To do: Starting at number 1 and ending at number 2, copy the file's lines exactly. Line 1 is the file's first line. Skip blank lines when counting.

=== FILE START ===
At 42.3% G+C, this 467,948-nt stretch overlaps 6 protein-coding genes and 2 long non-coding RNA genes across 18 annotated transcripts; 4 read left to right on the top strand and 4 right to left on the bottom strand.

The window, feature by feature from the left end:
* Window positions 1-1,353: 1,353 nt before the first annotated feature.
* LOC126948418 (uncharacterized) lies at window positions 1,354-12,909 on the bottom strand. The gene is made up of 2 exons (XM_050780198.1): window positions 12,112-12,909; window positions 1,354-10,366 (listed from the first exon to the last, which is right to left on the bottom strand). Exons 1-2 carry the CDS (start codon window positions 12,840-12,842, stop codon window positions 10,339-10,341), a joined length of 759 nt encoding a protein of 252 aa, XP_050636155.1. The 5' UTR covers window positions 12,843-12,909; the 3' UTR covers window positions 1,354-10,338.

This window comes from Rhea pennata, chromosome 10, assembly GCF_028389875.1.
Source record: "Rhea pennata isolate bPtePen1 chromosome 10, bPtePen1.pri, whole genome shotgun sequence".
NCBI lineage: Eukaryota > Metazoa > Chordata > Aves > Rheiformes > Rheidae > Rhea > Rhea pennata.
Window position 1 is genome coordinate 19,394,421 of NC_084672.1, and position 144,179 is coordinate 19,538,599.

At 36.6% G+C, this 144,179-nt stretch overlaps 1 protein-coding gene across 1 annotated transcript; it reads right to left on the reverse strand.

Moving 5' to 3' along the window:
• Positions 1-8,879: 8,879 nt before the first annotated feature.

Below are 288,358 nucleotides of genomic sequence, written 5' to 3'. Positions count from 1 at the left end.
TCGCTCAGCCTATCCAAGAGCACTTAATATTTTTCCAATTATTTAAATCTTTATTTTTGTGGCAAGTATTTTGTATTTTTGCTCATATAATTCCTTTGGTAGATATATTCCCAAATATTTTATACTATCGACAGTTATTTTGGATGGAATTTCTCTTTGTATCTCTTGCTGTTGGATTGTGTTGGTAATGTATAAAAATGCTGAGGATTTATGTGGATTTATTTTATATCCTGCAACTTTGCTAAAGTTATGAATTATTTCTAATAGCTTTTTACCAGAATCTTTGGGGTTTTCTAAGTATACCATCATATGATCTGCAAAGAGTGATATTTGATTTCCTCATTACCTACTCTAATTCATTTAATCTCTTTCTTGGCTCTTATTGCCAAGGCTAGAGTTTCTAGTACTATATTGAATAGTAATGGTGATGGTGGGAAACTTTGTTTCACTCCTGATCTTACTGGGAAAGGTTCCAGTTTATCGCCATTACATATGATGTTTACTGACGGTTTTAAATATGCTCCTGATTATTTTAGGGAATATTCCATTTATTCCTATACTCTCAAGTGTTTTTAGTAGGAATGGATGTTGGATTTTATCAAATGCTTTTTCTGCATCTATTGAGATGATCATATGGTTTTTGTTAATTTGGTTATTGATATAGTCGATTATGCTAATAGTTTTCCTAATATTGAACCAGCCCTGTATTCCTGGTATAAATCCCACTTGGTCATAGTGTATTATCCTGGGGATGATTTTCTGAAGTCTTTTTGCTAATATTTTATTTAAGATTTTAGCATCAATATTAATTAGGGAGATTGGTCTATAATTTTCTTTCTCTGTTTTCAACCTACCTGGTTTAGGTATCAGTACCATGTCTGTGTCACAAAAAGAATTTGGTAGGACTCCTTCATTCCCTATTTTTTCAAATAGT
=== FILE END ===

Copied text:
At 42.3% G+C, this 467,948-nt stretch overlaps 6 protein-coding genes and 2 long non-coding RNA genes across 18 annotated transcripts; 4 read left to right on the top strand and 4 right to left on the bottom strand.

The window, feature by feature from the left end: